Solitary. At 29 m elev. In sand of
Quercus-Pinus rigida barrens.
NEW JERSEY—Burlington Co. - ca.
Chatsworth, Franklin Parker Preserve, at roadside
gate [39.8138° N/ 74.5476° W, 29 m], 18.viii.2012
Nina Burghardt & Igor
Safonov s.n. [mushroomobserver
(RET 611-1, nrLSU seq'd.).
This species is known from a single collection in a
survey area that has been visited multiple times
per year for several years.
Its prominent, robust umbo is quite similar to
such species as A.
With these taxa and others, the present taxon shares
an uncommon 5'-motif for the nrLSU gene.
A list of taxa of sect. Vaginatae from which
with this motif have been derived appears on the
technical tab of the
Because GenBank is presently not permitting
meaningful annotation of sequences, an annotation is
Another more complex annotation sample
could be proved in a new data field immediately
following the "GenBank nos." data field near the top
of the techtab. It would be specific to a
sequence listed in the table of the "GenBank nos."
data field. It might look something like this:
This data field provides sample annotations of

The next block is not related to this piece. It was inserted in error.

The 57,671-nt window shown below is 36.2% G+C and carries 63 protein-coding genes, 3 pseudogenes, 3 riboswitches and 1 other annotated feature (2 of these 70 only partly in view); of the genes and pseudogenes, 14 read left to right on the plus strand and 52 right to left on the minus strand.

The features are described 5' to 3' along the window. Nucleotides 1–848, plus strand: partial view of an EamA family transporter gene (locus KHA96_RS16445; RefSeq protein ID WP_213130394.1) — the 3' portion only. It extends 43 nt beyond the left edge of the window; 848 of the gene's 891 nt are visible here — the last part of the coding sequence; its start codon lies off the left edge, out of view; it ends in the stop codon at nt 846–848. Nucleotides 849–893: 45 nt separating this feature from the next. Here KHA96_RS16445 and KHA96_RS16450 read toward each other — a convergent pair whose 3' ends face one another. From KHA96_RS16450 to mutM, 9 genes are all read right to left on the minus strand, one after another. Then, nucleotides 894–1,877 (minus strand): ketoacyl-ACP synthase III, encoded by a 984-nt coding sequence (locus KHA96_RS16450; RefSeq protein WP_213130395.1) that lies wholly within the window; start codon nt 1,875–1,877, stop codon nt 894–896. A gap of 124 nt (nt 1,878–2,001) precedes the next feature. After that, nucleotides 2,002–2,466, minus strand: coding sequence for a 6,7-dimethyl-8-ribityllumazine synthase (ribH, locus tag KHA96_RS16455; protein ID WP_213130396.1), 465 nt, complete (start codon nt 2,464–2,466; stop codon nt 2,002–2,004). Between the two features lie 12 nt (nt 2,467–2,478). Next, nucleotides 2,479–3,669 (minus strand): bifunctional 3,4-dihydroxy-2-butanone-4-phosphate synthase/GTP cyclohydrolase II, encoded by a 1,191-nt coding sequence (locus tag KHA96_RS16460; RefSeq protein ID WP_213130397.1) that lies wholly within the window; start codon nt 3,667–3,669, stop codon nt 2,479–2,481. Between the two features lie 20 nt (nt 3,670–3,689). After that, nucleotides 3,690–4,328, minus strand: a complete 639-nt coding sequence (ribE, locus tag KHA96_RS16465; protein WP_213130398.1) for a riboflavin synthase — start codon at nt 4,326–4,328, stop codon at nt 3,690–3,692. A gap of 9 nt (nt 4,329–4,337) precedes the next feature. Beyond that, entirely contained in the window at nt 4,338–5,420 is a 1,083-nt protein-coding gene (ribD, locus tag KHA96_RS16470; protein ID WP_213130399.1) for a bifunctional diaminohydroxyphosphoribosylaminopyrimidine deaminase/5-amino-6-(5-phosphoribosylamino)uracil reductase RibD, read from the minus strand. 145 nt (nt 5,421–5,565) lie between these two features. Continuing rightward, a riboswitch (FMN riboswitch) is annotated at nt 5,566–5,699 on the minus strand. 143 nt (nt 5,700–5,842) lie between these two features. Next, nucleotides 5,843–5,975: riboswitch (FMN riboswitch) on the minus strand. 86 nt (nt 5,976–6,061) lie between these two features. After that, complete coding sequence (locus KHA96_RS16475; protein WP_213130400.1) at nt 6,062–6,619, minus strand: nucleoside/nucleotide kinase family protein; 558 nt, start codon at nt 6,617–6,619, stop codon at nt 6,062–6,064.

sequences of the present species. Each DNA
nucleotide is represented by a single
character. The standard characters are
An annotation divides a gene into subsequences.
This is particularly important in describing the
proposed fungal "barcode" gene (nrITS). In
the sequences below, important motifs (terminal
strings that are relatively constant (conserved)
or, at least, have a computable position) are
shown with gray
background. A little more about these motifs can
A detailed tutorial on annotation of the "barcode"
gene can be found ??.
Each spore data set is intended to comprise a set of measurements from a single specimen made by a single observer;
and explanations prepared for this site talk about specimen-observer pairs associated with each data set.
Combining more data into a single data set is non-optimal because it obscures observer differences
(which may be valuable for instructional purposes, for example) and may obscure instances in which
a single collection inadvertently contains a mixture of taxa.